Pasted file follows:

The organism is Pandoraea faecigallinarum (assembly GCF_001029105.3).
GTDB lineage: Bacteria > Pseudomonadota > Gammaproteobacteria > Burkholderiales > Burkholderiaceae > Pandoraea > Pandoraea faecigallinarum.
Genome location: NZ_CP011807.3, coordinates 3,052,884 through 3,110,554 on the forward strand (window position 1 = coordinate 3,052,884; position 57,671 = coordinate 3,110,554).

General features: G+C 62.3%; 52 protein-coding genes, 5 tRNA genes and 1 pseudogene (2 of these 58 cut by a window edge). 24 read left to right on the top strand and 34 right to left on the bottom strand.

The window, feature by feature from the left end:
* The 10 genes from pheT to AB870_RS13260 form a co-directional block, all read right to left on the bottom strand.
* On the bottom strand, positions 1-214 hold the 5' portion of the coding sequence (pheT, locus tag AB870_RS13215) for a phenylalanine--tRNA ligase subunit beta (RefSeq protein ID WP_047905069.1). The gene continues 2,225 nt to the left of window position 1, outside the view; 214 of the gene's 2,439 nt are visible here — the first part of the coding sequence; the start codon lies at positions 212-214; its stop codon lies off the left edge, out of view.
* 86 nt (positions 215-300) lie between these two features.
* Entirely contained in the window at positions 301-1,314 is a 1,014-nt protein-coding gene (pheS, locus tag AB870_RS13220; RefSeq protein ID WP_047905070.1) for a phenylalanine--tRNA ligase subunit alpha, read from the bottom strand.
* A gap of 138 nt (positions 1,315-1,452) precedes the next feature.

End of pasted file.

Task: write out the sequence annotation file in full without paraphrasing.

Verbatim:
The organism is Pandoraea faecigallinarum (assembly GCF_001029105.3).
GTDB lineage: Bacteria > Pseudomonadota > Gammaproteobacteria > Burkholderiales > Burkholderiaceae > Pandoraea > Pandoraea faecigallinarum.
Genome location: NZ_CP011807.3, coordinates 3,052,884 through 3,110,554 on the forward strand (window position 1 = coordinate 3,052,884; position 57,671 = coordinate 3,110,554).

General features: G+C 62.3%; 52 protein-coding genes, 5 tRNA genes and 1 pseudogene (2 of these 58 cut by a window edge). 24 read left to right on the top strand and 34 right to left on the bottom strand.

The window, feature by feature from the left end:
* The 10 genes from pheT to AB870_RS13260 form a co-directional block, all read right to left on the bottom strand.
* On the bottom strand, positions 1-214 hold the 5' portion of the coding sequence (pheT, locus tag AB870_RS13215) for a phenylalanine--tRNA ligase subunit beta (RefSeq protein ID WP_047905069.1). The gene continues 2,225 nt to the left of window position 1, outside the view; 214 of the gene's 2,439 nt are visible here — the first part of the coding sequence; the start codon lies at positions 212-214; its stop codon lies off the left edge, out of view.
* 86 nt (positions 215-300) lie between these two features.
* Entirely contained in the window at positions 301-1,314 is a 1,014-nt protein-coding gene (pheS, locus tag AB870_RS13220; RefSeq protein ID WP_047905070.1) for a phenylalanine--tRNA ligase subunit alpha, read from the bottom strand.
* A gap of 138 nt (positions 1,315-1,452) precedes the next feature.